When we set out to explore Bruges after arriving yesterday afternoon, we had the Market Square (Markt) in mind as our goal, but like most of the European cities that we’ve visited, it isn’t laid out on a grid, and even with a tourist map in hand, we got completely turned around! That didn’t matter at all because every time you turn a corner in Bruges, there’s something beautiful to see. We simply wandered the narrow cobblestoned streets with names like Katelijnestaat, Zuidzandstraat, and Zoonekemeers and eventually ended up back at our hotel.
Today, we finally figured out the map and spent several hours strolling at a very leisurely pace. This time we had no problem finding Market Square which is dominated by the 13th century Belfry of Bruges tower. We have no doubt that the view from the top would be astounding, but we decided to forgo the 366 steps it would take to get there and limit our views to ground level.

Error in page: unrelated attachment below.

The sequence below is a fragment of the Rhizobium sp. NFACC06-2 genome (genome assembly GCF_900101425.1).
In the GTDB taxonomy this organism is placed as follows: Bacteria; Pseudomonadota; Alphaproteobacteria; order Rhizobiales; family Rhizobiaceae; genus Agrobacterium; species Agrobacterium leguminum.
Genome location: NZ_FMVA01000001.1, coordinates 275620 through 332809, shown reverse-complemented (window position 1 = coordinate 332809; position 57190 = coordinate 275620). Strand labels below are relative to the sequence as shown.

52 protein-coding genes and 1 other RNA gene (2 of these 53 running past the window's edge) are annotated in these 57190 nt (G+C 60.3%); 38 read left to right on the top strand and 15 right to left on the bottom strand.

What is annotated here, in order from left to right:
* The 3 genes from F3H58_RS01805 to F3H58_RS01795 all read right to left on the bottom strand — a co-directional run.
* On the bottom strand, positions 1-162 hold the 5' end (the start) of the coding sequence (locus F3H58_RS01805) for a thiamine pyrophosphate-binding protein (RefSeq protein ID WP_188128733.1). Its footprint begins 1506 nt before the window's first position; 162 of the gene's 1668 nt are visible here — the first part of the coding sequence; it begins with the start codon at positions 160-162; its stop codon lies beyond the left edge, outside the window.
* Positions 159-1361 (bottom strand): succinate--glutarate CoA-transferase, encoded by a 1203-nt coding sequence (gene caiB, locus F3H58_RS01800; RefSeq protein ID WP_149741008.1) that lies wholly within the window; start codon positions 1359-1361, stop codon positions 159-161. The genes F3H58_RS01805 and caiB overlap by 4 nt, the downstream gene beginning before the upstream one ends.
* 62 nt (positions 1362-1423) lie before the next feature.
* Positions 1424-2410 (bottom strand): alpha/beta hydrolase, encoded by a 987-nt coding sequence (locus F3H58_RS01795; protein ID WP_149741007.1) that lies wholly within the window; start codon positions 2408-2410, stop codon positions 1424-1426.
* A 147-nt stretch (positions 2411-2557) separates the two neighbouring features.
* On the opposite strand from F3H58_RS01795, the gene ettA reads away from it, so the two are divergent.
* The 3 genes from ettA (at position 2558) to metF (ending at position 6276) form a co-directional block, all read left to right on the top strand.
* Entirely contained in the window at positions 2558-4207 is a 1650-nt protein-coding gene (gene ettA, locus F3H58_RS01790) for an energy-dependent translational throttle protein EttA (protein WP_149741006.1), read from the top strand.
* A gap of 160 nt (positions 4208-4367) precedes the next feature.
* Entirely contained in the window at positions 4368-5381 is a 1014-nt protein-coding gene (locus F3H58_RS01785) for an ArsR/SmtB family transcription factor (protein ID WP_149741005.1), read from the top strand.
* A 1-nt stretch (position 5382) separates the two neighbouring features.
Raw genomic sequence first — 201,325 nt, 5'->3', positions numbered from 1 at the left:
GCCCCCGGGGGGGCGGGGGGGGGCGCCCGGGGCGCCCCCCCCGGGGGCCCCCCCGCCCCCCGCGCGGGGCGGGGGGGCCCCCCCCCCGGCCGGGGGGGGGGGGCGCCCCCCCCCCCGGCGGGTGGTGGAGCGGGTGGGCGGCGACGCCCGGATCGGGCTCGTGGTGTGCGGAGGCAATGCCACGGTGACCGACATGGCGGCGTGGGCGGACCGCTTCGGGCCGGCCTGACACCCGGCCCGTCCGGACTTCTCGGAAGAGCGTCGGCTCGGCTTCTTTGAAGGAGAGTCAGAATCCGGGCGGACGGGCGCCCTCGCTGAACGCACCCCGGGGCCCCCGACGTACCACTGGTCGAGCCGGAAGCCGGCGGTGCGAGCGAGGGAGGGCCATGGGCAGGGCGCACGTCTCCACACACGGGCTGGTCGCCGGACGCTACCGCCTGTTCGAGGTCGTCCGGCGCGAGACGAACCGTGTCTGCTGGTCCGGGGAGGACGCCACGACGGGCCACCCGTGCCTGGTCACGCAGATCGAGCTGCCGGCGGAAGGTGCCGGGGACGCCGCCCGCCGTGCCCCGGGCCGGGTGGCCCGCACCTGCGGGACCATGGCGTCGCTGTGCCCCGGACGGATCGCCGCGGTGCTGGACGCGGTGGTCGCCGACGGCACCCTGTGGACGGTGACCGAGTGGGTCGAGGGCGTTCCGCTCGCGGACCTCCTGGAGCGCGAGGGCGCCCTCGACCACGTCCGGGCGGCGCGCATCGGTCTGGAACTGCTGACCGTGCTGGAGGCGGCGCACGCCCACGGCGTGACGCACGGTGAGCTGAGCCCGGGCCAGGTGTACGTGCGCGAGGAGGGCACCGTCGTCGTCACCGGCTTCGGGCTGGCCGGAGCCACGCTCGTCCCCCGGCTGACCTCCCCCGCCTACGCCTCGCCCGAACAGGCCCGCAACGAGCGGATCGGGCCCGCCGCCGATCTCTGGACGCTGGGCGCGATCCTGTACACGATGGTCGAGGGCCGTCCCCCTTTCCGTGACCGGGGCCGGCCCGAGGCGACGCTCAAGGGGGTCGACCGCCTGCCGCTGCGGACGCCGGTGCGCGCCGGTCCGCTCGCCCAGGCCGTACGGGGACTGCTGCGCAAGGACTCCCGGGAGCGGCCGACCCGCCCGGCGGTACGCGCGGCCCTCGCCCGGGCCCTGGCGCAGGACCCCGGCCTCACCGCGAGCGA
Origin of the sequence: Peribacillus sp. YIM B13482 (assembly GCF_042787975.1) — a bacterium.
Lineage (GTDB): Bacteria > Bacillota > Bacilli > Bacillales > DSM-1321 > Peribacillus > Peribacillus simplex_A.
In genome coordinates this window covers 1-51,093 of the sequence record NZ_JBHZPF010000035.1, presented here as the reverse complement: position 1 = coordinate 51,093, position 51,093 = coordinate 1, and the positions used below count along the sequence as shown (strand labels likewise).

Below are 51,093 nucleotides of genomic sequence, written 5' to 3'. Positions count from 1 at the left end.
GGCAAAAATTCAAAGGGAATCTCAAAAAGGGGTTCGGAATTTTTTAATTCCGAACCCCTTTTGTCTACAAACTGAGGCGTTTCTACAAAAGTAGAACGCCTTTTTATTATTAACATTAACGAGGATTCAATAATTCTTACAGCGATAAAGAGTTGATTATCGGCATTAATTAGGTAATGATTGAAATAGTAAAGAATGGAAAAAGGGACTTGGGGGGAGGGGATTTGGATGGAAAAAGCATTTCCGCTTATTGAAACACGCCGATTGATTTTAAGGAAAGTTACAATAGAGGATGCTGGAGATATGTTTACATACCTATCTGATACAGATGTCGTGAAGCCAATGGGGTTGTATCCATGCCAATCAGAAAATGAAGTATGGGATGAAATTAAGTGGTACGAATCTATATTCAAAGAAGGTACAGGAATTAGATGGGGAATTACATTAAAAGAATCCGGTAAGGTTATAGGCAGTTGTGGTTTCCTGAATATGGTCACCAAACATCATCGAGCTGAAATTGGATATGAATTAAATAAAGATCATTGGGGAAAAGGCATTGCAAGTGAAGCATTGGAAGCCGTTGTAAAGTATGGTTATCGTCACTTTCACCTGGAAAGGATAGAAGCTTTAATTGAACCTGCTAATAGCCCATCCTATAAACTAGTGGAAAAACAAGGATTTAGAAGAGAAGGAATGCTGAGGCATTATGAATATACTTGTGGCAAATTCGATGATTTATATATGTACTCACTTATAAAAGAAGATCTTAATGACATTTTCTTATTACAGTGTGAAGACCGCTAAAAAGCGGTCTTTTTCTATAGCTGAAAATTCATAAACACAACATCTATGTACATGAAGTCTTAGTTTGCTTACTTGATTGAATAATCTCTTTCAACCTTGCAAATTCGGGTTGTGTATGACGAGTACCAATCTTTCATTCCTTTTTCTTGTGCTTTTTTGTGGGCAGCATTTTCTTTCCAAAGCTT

Its many canals add to the beauty and charm of Bruges and we walked along many of them today.
This bend in the canal is known as the Quay of the Rosary (Rozenhoedkaai) and is apparently the most photographed spot in Bruges. Though I can’t deny that it’s lovely with the belfry tower in the background, I think some of the other scenes I’ve photographed rival it for beauty.
As one who loves reflections on water, this spot was one of my absolute favourites.
A visit to Bruges would be incomplete without taking one of the half hour boat tours of the canals. In addition to seeing this magnificent city from a different angle, the captain’s commentary was informative and interesting.
The weather has been absolutely lovely since we arrived here and we’ve had little desire to spend time indoors. I did want to spend a little while in the Church of Our Lady though to see Michelangelo’s magnificent marble carving, Madonna With Child. Created in about 1503, it was the only one of his works that left Italy during the artist’s lifetime when it was brought to Bruges by a wealthy merchant. It was stolen for the first time by the French occupiers in 1794, but later returned after the defeat of Napoleon. It was removed a second time by the Germans toward the end of World War II, but once again it found its way home to Bruges where it is highly treasured.
Bruges is known for chocolate, beer (there are two local breweries), lace, and the swans that have graced the canals since the 15th century.